When young girls marry early, it eliminates their opportunity to complete their education.
Early marriage is common in many African and Asian countries, but the fact that it is accepted does not make the consequences to girls less serious. We have an obligation to address this human rights violation on a global basis.
When young girls marry early, it eliminates their opportunity to complete their education, depriving them of the economic benefits realized from completing even a minimal number of years of schooling. This then continues the cycle of poverty and stunts the development of entire communities.
Early marriage can also violate children’s basic rights to a childhood, to proactive healthcare and to make informed decision about their own lives.
Most countries have declared 18 as the minimum legal age of marriage. Despite the sanctions against child marriage, however, more than 100 million girls under the age of 18 are expected to marry in the next decade.
This means 100 million girls will be robbed of their basic rights of childhood and in most circumstances, the right to continuing their education.
Where would you be if you had been forced to marry at age 14 or 15? What opportunities would you have missed out on, and what negative consequences would you be living with today?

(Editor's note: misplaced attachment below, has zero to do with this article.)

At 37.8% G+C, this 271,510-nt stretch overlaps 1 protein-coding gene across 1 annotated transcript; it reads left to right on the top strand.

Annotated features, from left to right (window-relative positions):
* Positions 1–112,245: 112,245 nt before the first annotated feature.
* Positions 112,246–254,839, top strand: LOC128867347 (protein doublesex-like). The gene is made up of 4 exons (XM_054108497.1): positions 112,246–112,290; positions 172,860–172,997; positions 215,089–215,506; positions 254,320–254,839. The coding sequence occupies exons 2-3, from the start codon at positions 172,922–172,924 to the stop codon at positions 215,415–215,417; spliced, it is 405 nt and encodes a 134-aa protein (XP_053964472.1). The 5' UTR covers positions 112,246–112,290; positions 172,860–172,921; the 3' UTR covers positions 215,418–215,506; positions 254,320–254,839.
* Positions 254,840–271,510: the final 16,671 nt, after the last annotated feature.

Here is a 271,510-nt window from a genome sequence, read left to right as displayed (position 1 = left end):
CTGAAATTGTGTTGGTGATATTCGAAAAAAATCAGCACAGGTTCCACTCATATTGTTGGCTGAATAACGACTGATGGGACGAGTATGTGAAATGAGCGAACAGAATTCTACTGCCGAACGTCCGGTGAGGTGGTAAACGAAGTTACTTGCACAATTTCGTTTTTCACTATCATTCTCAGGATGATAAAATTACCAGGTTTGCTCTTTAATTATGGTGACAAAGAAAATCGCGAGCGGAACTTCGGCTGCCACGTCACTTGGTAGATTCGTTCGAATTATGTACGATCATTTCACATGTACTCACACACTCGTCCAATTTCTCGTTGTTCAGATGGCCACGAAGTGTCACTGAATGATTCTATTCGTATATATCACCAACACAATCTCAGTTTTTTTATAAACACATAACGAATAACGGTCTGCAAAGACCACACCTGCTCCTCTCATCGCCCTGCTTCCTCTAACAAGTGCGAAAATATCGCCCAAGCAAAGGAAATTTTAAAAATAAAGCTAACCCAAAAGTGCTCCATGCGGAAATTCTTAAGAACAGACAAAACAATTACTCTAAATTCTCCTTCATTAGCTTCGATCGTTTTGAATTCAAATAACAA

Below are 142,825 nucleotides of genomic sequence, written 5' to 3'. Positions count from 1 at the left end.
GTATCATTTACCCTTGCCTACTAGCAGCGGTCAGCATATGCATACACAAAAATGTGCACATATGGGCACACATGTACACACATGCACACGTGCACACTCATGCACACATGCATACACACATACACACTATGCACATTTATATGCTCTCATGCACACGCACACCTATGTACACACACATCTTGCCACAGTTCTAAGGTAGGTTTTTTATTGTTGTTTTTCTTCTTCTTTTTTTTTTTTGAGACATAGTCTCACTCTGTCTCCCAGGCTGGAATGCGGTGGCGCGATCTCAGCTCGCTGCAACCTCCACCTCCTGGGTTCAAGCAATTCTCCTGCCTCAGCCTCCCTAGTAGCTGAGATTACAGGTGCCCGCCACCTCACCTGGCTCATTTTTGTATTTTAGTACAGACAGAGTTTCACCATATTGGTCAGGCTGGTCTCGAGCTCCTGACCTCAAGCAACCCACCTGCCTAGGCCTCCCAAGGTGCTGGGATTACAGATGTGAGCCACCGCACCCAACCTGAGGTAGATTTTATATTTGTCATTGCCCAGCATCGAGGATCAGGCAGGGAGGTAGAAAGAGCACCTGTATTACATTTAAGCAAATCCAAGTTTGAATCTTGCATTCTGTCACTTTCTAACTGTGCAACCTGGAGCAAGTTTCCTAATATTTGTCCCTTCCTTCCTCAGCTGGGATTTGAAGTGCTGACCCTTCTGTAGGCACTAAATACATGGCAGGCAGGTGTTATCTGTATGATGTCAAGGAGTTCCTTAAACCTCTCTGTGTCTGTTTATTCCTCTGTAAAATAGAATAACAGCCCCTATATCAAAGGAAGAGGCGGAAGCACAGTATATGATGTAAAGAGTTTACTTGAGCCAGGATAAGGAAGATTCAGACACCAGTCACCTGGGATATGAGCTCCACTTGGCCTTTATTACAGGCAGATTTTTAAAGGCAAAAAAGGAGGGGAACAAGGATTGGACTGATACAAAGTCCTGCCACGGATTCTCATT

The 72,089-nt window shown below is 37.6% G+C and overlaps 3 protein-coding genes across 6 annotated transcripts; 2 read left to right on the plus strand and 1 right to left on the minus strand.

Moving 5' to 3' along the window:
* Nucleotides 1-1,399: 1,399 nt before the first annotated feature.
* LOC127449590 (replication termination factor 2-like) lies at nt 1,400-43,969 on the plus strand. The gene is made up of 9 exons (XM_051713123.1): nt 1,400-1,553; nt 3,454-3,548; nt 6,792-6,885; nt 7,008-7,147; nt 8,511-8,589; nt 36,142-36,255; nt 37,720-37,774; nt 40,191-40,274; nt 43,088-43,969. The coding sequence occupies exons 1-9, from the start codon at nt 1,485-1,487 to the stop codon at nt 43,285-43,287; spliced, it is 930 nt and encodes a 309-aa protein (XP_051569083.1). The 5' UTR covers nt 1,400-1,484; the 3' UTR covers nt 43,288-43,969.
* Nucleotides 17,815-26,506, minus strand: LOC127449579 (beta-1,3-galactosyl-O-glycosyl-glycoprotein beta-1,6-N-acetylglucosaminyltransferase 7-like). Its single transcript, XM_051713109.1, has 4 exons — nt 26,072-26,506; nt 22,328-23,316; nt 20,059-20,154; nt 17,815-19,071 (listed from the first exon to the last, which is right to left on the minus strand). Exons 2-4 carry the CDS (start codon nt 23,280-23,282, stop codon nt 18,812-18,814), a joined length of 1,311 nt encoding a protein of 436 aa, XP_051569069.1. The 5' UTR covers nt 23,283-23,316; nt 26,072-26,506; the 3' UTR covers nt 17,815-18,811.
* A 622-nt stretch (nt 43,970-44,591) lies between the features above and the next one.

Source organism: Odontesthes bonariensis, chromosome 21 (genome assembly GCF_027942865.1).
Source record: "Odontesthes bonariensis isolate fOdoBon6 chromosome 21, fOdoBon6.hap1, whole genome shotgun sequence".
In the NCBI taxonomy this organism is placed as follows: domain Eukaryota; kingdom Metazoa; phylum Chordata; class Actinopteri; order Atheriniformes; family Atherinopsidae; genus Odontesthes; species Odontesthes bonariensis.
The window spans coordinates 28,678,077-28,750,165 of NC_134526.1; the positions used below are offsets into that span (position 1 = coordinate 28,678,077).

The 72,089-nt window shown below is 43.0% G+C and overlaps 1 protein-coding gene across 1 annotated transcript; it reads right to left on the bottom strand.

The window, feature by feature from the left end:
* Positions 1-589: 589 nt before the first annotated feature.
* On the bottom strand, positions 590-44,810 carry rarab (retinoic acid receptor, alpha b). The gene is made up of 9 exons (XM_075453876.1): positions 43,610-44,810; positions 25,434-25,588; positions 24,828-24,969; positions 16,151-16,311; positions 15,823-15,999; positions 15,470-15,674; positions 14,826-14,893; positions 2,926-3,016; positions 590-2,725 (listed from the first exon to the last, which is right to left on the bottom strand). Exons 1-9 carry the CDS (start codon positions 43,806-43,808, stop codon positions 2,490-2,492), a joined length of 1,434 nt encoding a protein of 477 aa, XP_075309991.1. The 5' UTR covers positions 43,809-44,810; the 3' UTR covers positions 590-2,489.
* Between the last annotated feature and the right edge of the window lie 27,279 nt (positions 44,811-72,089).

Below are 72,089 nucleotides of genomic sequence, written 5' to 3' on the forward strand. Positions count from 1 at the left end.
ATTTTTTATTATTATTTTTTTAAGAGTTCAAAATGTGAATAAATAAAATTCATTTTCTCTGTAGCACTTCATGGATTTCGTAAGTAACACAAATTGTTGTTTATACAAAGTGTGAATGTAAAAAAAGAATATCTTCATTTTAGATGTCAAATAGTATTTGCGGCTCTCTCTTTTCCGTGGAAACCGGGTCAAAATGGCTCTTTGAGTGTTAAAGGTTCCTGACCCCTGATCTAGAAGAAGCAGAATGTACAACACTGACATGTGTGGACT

The tragic truth is that early marriage alters the course of a girl’s life — and she can never regain what was lost.
While the practice of early marriage has, in general, decreased globally over the last 30 years, it remains common among the poorest of the poor. We must bring awareness to this global issue and allow girls to take advantage of the opportunities available to them when their marriages are delayed. This is one of the proven ways we can help end poverty in developing nations.
Impoverished parents often believe that child marriage will offer protection and support for their daughters. In fact, it results in limited life options and greater risk to their health. Child marriage takes place almost exclusively within the context of poverty and is indicative of gender inequality.
Instead, we must provide opportunities for girls to continue their education or earn money to encourage the delay of marriage and the expansion of life skills and choices.
Through the Unstoppable Foundation, we are helping girls realize their future possibilities. Every school we build and every village we sponsor makes future success for girls more attainable and more likely to help end poverty.
Ending early marriage is more than a good thing to do; it is essential if we are truly committed to giving entire communities additional tools to lift themselves out of poverty — for today and for future generations.